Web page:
President Recep Tayyip Erdogan on Tuesday reiterated Turkey’s firm stance against the terror group behind the 2016 defeated coup.
“We are determined to eradicate this organization all over the world,” Erdogan said in a joint news conference alongside his Macedonian counterpart Gjorge Ivanov in the capital Ankara.
Erdogan added: “In this context, we really want to see concrete steps by Macedonia in the fight against FETO [Fetullah Terrorist Organization].”
Meanwhile Erdogan supported Macedonia's stance in its row with Greece about the country's name.
“We made our stance clear by being the first country to recognize Macedonia with its constitutional name and national identity, and to appoint an ambassador,” Erdogan said.
Macedonia was found in 1991 and has been recognized by the UN in 1993, but was accepted to the UN membership with the name of Former Yugoslav Republic of Macedonia (FYROM) due to Greek objection to the name Macedonia.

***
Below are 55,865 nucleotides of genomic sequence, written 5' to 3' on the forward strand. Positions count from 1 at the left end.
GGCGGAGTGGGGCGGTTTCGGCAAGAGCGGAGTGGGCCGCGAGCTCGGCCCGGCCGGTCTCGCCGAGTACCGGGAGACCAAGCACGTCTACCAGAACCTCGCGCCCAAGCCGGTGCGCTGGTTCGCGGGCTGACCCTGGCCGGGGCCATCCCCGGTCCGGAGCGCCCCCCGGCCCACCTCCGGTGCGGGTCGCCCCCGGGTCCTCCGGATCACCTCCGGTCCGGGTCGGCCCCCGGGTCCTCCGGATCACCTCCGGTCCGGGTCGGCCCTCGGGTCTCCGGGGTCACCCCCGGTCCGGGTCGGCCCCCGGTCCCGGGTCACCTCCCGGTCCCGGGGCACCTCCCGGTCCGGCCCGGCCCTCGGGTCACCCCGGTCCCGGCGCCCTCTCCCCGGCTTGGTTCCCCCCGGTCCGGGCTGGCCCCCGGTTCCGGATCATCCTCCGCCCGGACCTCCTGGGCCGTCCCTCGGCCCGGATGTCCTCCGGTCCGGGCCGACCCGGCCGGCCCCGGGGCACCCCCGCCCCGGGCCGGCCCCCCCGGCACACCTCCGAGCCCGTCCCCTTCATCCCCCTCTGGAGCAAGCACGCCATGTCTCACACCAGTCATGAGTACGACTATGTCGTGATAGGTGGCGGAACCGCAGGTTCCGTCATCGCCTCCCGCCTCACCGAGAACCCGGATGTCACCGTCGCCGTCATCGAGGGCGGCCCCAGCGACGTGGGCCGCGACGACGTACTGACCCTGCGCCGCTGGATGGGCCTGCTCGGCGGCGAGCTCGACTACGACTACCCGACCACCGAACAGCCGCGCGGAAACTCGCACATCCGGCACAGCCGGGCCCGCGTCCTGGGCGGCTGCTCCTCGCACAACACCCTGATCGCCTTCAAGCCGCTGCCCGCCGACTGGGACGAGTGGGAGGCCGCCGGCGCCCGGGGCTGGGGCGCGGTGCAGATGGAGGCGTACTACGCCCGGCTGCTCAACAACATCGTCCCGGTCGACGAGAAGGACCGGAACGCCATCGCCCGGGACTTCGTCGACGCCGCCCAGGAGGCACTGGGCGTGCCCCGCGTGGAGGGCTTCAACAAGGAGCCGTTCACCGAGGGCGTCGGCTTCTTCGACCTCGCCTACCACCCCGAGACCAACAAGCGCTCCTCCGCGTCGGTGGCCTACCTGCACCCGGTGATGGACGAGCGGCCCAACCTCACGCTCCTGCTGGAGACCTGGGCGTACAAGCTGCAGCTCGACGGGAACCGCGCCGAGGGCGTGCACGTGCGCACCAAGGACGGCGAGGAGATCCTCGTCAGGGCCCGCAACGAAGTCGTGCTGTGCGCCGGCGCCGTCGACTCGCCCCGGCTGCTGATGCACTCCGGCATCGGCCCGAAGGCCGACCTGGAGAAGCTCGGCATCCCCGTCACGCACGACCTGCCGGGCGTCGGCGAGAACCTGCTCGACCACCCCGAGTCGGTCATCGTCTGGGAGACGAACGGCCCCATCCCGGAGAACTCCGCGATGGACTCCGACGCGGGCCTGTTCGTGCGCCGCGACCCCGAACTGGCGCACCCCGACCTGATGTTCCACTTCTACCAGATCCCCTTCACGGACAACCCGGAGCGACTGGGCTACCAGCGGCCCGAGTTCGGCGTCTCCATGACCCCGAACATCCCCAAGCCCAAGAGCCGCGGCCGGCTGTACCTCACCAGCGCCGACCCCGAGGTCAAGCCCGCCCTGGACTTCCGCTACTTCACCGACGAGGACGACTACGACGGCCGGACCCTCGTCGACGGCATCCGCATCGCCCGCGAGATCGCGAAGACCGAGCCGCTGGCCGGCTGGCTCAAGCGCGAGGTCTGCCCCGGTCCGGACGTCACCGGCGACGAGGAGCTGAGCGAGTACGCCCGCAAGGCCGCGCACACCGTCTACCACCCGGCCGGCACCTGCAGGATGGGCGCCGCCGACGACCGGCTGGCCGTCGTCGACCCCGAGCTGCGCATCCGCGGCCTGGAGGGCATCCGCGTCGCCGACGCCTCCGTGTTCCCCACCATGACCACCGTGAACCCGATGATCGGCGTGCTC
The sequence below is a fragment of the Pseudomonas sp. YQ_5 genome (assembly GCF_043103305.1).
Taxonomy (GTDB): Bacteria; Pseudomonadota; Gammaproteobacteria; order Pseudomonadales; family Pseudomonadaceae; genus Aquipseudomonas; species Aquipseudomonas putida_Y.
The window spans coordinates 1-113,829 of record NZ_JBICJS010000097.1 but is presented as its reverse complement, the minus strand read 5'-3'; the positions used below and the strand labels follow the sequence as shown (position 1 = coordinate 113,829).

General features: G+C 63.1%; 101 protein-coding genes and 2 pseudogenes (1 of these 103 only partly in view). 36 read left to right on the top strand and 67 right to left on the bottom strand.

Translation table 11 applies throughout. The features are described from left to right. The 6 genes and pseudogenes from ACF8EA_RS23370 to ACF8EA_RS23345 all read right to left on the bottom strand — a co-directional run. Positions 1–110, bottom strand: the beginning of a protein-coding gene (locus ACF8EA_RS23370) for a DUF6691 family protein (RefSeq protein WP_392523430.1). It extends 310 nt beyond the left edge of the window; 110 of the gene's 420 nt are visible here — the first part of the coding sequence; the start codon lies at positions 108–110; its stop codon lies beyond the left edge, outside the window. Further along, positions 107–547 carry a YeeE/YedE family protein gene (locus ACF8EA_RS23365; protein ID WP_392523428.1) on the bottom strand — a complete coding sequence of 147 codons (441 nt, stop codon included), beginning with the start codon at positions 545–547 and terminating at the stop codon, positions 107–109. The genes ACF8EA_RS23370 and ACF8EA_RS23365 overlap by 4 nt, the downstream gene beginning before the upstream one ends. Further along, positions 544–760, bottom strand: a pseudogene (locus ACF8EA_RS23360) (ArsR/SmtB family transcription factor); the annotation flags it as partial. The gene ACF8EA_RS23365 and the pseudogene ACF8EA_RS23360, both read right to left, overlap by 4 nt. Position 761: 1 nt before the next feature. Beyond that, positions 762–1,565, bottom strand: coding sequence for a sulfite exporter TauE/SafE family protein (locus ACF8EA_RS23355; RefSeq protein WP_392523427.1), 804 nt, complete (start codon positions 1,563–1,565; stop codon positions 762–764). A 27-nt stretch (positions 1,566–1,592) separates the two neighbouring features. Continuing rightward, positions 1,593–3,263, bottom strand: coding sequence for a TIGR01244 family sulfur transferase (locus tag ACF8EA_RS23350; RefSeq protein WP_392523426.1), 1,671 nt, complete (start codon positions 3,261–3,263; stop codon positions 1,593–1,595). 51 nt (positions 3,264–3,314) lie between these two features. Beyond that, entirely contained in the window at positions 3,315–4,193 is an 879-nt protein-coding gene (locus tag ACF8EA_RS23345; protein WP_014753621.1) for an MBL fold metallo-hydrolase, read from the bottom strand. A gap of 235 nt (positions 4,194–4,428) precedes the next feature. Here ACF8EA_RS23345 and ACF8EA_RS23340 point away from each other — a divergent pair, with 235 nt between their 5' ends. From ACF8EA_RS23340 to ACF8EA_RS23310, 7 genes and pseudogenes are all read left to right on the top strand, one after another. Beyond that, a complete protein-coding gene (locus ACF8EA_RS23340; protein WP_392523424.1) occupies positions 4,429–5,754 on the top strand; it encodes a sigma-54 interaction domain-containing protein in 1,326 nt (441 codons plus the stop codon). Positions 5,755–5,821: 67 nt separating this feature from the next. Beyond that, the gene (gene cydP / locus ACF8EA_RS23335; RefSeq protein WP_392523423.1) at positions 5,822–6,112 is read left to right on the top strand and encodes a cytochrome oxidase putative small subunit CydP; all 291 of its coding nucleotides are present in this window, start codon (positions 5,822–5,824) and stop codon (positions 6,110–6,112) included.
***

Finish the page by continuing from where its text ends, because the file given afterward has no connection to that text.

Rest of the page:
Some 118 countries, including Turkey, currently recognize Macedonia under its constitutional name.
Greece does not accept Macedonia’s name as it has a region by the same name in the north of the country. Greece also argues that the former Yugoslav Republic has claims on its territory and its historical heritage.
Since 2017, negotiations have stepped up, as the new government in Skopje wants a deal over its name with Athens, which can veto its NATO and EU membership.
Ivanov thanked Erdogan for Turkey’s “principled stance” over the name issue.
The Macedonian president also voiced support for democratically elected Turkish authorities in the face of any kind of terrorism.
“We are aware of all the steps taken by the Turkish Republic. We realize the harm that you [Turkey] suffered from FETO and other terror groups,” Ivanov said. “We are against all kinds of terrorism.”
The Fetullah Terrorist Organization (FETO) and its U.S.-based leader Fetullah Gulen orchestrated the defeated coup attempt of July 15, 2016, which left 250 people martyred and nearly 2,200 injured.
Ankara also accuses FETO of being behind a long-running campaign to overthrow the state through the infiltration of Turkish institutions, particularly the military, police, and judiciary.